Addressing Historical Impacts Through Impact and Benefit Agreements and Health Impact Assessment: Why it Matters for Indigenous Well-Being
The Northern Review 41 (2015): 81–109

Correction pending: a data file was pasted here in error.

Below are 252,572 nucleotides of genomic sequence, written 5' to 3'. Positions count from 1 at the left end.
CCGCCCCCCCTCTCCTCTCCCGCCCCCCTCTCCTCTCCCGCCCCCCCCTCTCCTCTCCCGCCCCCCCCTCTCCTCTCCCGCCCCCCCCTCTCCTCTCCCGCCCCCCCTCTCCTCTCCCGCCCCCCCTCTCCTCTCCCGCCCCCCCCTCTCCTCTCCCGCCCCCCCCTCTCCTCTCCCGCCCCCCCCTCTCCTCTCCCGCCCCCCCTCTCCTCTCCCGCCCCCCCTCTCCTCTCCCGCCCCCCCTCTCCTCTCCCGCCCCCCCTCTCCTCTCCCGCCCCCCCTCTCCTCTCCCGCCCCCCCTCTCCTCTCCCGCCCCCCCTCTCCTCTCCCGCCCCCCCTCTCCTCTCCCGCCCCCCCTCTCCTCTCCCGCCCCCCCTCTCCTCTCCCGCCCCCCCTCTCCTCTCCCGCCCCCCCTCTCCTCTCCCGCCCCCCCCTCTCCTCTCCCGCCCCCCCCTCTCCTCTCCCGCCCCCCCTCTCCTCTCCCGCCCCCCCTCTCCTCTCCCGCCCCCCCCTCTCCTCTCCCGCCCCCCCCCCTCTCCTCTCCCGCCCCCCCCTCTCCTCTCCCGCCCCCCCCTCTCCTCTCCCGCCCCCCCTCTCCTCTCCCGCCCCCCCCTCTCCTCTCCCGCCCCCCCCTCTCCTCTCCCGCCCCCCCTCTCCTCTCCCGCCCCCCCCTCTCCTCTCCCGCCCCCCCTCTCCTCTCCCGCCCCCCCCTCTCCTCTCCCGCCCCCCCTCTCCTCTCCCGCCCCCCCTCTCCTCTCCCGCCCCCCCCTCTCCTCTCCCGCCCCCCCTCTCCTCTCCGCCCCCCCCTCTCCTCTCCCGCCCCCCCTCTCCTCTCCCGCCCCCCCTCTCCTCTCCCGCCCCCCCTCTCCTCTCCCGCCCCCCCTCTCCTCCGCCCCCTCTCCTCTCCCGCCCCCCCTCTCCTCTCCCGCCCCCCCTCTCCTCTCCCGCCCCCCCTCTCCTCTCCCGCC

Environmental Assessment and related permitting processes have long struggled to identify and mitigate health and well-being impacts associated with resource development, especially in northern, largely Indigenous, jurisdictions. An opportunity to address this governance deficit has seemingly been provided through the growing use of mechanisms such as Impact and Benefit Agreements (IBAs) and Health Impact Assessments (HIA). Their emergence has coincided with a growth in social determinants of health research that recognizes diverse concepts and complex drivers of Indigenous well-being; it is increasingly common for researchers to speak of the ”good life” and to recognize health disparities that are based in experiences of poverty, stress, trauma, cultural erosion, and environmental dispossession. Unfortunately, little of this research has come to influence contemporary HIA practices and the content or implementation of IBAs. Missing from these novel governance mechanisms is recognition that present-day resource development is complicated by legacies of colonialism and assimilation policies, which impact Indigenous well-being. In short, what matters to Indigenous communities and what is captured in an IBA or HIA seldom coincide. This argument is supported by evidence of Indigenous participation in the Wishbone Hill HIA in Alaska and the IBA signed in support of the Meadowbank Mine in Nunavut. Given this evidence, this article calls for refinement of governance mechanisms such as IBAs and HIAs in order to better understand and respond to the complexities that inform Indigenous well-being.
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